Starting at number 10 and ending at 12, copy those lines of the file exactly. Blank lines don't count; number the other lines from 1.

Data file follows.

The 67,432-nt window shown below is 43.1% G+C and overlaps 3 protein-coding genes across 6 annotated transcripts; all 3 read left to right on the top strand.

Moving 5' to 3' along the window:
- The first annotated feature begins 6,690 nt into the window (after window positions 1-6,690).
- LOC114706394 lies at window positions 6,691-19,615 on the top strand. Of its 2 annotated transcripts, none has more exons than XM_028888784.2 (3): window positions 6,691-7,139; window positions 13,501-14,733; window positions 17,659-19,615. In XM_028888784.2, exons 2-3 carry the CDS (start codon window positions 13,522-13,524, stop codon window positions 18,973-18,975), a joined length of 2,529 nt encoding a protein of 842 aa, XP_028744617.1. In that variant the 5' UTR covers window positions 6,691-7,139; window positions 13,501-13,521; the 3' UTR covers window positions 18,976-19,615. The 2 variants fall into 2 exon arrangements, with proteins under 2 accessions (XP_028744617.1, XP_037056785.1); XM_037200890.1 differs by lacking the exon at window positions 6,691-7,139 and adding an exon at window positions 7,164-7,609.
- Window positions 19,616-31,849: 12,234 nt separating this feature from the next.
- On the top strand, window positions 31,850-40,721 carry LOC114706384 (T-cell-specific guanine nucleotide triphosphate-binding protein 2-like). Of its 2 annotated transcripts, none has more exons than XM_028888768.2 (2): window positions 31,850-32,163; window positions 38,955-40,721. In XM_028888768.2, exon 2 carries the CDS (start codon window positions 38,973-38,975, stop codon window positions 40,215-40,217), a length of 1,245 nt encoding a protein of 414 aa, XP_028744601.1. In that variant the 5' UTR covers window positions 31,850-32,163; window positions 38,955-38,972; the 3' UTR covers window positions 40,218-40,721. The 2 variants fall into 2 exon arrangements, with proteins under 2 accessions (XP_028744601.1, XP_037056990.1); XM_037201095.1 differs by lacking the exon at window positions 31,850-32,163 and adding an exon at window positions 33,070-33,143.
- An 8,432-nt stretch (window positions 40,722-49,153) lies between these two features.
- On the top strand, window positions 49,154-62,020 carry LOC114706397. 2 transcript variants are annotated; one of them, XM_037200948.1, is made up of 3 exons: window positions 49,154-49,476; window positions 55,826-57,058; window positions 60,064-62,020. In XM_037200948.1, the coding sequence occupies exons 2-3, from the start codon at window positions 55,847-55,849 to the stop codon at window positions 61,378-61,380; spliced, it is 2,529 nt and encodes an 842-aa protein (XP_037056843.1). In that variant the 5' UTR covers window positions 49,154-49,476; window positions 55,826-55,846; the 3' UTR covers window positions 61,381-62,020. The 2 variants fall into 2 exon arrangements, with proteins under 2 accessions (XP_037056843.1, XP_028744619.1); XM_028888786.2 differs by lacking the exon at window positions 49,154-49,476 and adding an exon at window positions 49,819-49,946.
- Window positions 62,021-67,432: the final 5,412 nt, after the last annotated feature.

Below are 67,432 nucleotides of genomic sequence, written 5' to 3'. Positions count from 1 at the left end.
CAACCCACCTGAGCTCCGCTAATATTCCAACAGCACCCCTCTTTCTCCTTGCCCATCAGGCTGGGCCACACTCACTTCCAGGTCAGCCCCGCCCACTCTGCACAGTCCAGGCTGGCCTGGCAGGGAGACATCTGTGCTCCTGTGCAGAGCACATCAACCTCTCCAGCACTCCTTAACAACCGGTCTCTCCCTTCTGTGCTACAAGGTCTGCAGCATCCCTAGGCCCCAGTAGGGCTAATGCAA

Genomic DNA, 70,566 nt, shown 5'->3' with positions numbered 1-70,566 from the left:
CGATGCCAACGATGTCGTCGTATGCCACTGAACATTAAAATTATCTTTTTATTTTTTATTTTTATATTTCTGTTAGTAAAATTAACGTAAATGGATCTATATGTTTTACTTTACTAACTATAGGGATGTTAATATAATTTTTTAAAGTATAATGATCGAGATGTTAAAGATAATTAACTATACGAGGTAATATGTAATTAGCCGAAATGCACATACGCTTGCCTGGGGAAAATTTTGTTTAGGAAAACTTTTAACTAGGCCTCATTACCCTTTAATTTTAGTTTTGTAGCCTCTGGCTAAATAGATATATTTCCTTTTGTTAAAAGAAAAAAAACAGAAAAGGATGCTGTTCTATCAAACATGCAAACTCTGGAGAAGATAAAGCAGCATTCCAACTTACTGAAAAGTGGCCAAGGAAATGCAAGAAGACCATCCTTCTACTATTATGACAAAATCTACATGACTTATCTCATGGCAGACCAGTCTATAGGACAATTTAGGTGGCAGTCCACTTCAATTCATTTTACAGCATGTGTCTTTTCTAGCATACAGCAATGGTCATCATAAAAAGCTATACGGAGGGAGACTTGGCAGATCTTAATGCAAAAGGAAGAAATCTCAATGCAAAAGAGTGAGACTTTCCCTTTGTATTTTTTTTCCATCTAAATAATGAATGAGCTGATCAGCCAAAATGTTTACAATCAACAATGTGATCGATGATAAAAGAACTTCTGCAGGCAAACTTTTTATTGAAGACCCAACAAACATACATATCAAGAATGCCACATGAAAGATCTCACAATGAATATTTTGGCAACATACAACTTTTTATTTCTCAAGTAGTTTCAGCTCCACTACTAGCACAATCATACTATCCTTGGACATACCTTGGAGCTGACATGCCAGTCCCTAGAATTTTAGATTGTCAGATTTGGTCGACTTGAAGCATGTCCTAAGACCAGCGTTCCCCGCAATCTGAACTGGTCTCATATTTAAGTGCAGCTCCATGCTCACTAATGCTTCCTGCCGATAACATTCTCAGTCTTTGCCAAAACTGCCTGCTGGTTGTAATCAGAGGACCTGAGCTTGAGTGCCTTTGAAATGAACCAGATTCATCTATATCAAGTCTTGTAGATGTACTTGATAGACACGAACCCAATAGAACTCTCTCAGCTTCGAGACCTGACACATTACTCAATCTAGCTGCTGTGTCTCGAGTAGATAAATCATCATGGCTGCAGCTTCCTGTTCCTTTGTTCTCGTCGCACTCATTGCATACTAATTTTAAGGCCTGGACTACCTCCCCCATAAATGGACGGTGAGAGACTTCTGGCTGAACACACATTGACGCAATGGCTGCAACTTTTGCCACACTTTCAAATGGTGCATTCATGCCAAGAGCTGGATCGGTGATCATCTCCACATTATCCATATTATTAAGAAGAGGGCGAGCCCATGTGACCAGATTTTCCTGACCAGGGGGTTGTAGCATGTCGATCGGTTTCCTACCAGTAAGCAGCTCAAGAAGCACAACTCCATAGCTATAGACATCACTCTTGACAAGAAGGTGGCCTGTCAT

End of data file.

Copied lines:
Below are 67,432 nucleotides of genomic sequence, written 5' to 3'. Positions count from 1 at the left end.
CAACCCACCTGAGCTCCGCTAATATTCCAACAGCACCCCTCTTTCTCCTTGCCCATCAGGCTGGGCCACACTCACTTCCAGGTCAGCCCCGCCCACTCTGCACAGTCCAGGCTGGCCTGGCAGGGAGACATCTGTGCTCCTGTGCAGAGCACATCAACCTCTCCAGCACTCCTTAACAACCGGTCTCTCCCTTCTGTGCTACAAGGTCTGCAGCATCCCTAGGCCCCAGTAGGGCTAATGCAA

Genomic DNA, 70,566 nt, shown 5'->3' with positions numbered 1-70,566 from the left: